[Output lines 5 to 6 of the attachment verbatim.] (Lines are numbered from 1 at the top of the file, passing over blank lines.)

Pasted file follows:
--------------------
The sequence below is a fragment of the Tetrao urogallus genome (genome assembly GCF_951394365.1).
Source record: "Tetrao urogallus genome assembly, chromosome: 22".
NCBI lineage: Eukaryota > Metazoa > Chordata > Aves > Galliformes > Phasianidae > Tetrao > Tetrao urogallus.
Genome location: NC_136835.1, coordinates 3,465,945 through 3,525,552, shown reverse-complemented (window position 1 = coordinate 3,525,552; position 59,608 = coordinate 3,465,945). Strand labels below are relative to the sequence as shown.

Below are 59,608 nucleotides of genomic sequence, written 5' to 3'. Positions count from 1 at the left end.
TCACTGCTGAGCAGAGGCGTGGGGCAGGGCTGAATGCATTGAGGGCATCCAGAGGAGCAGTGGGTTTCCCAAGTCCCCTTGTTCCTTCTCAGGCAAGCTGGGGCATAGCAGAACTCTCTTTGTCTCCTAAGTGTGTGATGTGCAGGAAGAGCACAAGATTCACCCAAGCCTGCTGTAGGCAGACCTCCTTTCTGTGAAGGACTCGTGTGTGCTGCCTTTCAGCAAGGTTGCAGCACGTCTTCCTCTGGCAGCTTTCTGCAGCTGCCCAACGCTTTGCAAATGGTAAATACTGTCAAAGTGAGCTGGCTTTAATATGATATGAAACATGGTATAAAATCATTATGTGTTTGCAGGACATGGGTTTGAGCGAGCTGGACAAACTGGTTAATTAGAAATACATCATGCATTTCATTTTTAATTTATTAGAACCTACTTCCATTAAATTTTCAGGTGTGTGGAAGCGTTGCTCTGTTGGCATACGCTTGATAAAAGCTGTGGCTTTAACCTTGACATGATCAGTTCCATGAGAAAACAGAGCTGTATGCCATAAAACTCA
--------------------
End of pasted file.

Below are 59,608 nucleotides of genomic sequence, written 5' to 3'. Positions count from 1 at the left end.
TCACTGCTGAGCAGAGGCGTGGGGCAGGGCTGAATGCATTGAGGGCATCCAGAGGAGCAGTGGGTTTCCCAAGTCCCCTTGTTCCTTCTCAGGCAAGCTGGGGCATAGCAGAACTCTCTTTGTCTCCTAAGTGTGTGATGTGCAGGAAGAGCACAAGATTCACCCAAGCCTGCTGTAGGCAGACCTCCTTTCTGTGAAGGACTCGTGTGTGCTGCCTTTCAGCAAGGTTGCAGCACGTCTTCCTCTGGCAGCTTTCTGCAGCTGCCCAACGCTTTGCAAATGGTAAATACTGTCAAAGTGAGCTGGCTTTAATATGATATGAAACATGGTATAAAATCATTATGTGTTTGCAGGACATGGGTTTGAGCGAGCTGGACAAACTGGTTAATTAGAAATACATCATGCATTTCATTTTTAATTTATTAGAACCTACTTCCATTAAATTTTCAGGTGTGTGGAAGCGTTGCTCTGTTGGCATACGCTTGATAAAAGCTGTGGCTTTAACCTTGACATGATCAGTTCCATGAGAAAACAGAGCTGTATGCCATAAAACTCA